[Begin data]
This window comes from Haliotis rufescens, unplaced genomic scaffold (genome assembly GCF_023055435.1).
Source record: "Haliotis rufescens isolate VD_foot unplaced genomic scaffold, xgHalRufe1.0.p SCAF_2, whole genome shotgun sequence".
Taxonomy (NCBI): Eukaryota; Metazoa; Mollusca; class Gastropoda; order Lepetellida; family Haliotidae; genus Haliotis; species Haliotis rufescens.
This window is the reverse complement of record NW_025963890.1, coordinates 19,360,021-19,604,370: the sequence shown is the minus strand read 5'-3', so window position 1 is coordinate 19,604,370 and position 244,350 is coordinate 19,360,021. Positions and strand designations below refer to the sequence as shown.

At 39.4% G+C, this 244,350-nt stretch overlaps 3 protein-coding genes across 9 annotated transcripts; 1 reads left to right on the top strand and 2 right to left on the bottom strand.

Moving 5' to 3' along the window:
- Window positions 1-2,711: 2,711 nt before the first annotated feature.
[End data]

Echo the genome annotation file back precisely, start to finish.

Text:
This window comes from Haliotis rufescens, unplaced genomic scaffold (genome assembly GCF_023055435.1).
Source record: "Haliotis rufescens isolate VD_foot unplaced genomic scaffold, xgHalRufe1.0.p SCAF_2, whole genome shotgun sequence".
Taxonomy (NCBI): Eukaryota; Metazoa; Mollusca; class Gastropoda; order Lepetellida; family Haliotidae; genus Haliotis; species Haliotis rufescens.
This window is the reverse complement of record NW_025963890.1, coordinates 19,360,021-19,604,370: the sequence shown is the minus strand read 5'-3', so window position 1 is coordinate 19,604,370 and position 244,350 is coordinate 19,360,021. Positions and strand designations below refer to the sequence as shown.

At 39.4% G+C, this 244,350-nt stretch overlaps 3 protein-coding genes across 9 annotated transcripts; 1 reads left to right on the top strand and 2 right to left on the bottom strand.

Moving 5' to 3' along the window:
- Window positions 1-2,711: 2,711 nt before the first annotated feature.